Parenting tricks to keep children cool – and learning – over the summer holidays

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With the summer holidays starting this week and the scorching weather set to continue, people are looking for ways to keep cool as the UK reaches record temperatures of more than 30C. These tricks can help to dodge the heat whilst keeping the kids busy and brushing up on their mathematical skills.

Get to grips with the numbers

This is a great time to introduce children to different temperatures and what they can mean for the way we go about our daily lives. Get them to add and subtract the temperature readings to gain a better understanding of the difference between our more ‘usual’ and hot temperatures.

This goes hand in hand with teaching them to begin to understand how different temperatures can feel and knowing when you need to take extra care to look after yourself.

Know when to head inside

The warm weather offers a brilliant opportunity for the kids to be outside in nature as opposed to the drizzly summer days we are usually dealt in the UK. However, you should teach them when it is best to head indoors or take to the shade to avoid heat exhaustion or sun stroke.

The hottest time of the day typically falls between 11am – 3pm. Getting your children used to treating that four hour window as a time for extra caution will allow them to keep cool and safe.

You could ask them to break down that time, getting them to work out that there is four lots of 60 minutes – or eight lots of 30 minutes – in which they need to stay out of the sun.

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Whip up some frozen treats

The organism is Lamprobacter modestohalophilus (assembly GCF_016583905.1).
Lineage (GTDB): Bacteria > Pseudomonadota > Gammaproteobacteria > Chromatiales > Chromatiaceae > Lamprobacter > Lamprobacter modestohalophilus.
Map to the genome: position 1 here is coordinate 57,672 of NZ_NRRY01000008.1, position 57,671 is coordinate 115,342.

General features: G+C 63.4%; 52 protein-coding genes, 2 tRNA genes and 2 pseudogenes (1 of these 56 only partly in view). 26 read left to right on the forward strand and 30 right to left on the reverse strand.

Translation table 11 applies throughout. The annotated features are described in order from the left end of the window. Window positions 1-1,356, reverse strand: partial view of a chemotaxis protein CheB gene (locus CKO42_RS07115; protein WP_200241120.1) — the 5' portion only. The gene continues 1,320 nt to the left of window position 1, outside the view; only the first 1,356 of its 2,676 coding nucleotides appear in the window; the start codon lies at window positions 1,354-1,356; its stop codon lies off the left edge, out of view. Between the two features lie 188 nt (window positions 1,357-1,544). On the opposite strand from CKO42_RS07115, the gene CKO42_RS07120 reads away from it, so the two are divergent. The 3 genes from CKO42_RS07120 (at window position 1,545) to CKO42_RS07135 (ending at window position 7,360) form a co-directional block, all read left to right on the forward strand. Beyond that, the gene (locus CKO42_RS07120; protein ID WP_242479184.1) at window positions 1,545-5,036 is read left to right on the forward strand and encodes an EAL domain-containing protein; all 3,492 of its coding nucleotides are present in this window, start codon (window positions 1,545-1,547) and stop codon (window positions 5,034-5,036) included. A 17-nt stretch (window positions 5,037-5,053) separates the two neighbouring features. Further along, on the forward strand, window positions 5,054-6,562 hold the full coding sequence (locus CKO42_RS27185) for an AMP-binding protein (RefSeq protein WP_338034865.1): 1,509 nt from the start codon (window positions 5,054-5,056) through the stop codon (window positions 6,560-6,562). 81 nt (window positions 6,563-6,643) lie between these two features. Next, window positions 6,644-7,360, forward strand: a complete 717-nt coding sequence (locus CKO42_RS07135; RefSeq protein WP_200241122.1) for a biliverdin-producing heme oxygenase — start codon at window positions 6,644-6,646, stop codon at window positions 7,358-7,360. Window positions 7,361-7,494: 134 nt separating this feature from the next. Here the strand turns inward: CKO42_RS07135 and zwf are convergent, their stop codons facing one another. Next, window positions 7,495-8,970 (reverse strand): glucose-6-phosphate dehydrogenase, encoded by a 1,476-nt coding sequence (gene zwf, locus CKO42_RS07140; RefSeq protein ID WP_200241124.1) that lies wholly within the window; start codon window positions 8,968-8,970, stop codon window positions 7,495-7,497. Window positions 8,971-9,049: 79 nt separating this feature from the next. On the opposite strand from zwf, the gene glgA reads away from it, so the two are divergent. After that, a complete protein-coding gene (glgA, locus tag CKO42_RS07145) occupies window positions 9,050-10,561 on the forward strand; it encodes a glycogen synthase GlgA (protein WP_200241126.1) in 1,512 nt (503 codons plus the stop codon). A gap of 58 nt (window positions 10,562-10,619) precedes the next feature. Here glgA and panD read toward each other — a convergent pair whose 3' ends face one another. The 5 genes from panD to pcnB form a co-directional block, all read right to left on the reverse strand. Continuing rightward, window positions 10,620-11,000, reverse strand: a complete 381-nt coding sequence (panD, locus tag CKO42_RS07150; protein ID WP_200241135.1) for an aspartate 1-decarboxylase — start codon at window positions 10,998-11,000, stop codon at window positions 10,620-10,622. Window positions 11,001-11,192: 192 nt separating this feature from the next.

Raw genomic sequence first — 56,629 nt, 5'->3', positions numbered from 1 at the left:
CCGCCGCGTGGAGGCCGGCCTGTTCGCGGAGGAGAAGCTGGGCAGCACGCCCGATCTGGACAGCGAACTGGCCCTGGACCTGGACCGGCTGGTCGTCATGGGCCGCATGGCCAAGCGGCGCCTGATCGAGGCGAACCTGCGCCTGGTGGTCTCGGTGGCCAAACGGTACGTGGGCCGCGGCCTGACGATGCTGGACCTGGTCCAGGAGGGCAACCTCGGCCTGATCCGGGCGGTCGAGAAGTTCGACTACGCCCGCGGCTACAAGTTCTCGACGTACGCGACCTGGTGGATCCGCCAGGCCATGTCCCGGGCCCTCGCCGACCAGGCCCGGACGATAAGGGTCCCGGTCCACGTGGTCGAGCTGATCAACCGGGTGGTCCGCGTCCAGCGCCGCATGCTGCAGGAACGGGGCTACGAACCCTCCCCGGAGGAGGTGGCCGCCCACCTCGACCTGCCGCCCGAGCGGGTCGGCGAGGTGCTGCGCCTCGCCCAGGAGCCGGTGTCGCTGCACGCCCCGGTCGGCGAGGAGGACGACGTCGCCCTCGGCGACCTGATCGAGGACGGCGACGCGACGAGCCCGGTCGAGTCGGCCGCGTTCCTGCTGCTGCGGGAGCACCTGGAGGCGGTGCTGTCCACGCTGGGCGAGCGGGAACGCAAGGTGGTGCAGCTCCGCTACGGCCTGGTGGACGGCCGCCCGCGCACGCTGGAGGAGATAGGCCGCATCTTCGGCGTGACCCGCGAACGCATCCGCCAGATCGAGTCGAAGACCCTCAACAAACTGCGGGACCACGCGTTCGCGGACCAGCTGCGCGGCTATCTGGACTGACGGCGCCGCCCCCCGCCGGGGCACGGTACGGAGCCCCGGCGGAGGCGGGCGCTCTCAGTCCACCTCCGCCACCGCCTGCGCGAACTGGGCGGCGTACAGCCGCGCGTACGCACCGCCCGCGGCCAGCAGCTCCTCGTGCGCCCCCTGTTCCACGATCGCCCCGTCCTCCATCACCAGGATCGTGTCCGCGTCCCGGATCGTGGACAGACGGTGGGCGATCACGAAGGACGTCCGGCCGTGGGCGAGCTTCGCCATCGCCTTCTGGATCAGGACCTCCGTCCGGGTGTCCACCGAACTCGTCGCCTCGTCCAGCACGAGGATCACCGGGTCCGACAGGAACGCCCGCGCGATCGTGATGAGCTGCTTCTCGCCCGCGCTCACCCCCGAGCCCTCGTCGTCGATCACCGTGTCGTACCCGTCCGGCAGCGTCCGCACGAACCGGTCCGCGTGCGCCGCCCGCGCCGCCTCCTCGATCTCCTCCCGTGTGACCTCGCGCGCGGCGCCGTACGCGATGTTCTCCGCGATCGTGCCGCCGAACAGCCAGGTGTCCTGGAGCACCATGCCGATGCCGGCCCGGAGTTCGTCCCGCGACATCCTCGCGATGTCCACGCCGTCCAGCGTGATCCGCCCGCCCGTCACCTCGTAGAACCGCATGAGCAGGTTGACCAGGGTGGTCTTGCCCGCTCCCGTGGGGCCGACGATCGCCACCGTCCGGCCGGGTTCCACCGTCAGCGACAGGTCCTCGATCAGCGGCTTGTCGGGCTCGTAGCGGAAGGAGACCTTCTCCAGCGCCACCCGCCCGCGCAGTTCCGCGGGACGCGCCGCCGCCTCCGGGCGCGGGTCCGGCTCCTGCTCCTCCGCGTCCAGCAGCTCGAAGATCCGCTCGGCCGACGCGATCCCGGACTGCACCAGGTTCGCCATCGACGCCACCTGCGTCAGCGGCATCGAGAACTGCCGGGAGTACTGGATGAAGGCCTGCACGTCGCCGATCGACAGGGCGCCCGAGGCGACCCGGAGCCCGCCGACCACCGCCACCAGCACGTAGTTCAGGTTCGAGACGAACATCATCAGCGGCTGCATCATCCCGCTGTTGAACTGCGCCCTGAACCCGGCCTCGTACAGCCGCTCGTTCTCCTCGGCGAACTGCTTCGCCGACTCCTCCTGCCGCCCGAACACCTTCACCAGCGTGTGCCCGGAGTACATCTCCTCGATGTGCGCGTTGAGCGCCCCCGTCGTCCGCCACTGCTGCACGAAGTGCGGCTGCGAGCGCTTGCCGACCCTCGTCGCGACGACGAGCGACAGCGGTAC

The sweltering weather tends to send us on the hunt for cooling treats such as ice lollies and ice creams but there are plenty of recipes out there that you can use to whip up some healthier alternatives.

If you get the kids involved, they can help to work out the measurements of each ingredient and mix it all together to make tasty lollies.

One recipe from BBC Good Food is the aptly named ‘sunshine lollies’ that only contain two to three ingredients.

1.      Start with five large carrots, three oranges and one satsuma (optional)

2.      Grate the carrots and squeeze the juice into a jug, discarding the remaining pulp

3.      Juice the three oranges and add to the carrot juice, topping up with a little water if desired

4.      Stir in the zest of one of the oranges and the chopped satsuma (optional)

5.      Pour the concoction into lolly moulds and freeze overnight, ready to enjoy the following day

Keep tabs on hydration

In rising temperatures, it is more important than ever to ensure that your child is keeping hydrated. You could introduce a tracking chart so kids can count how many bottles they have drank throughout the day.

You could also try different fruit infusions or pre-made cold infusion tea bags to jazz up the water a little and keep them wanting to drink more.

Helping out around the house

Bowls of ice water placed strategically around the house, especially in front of fans, can help to keep the heat at bay indoors.

The little ones can help measure out the water into each bowl and count how many ice cubes need to be in each bowl so that they can be shared equally.

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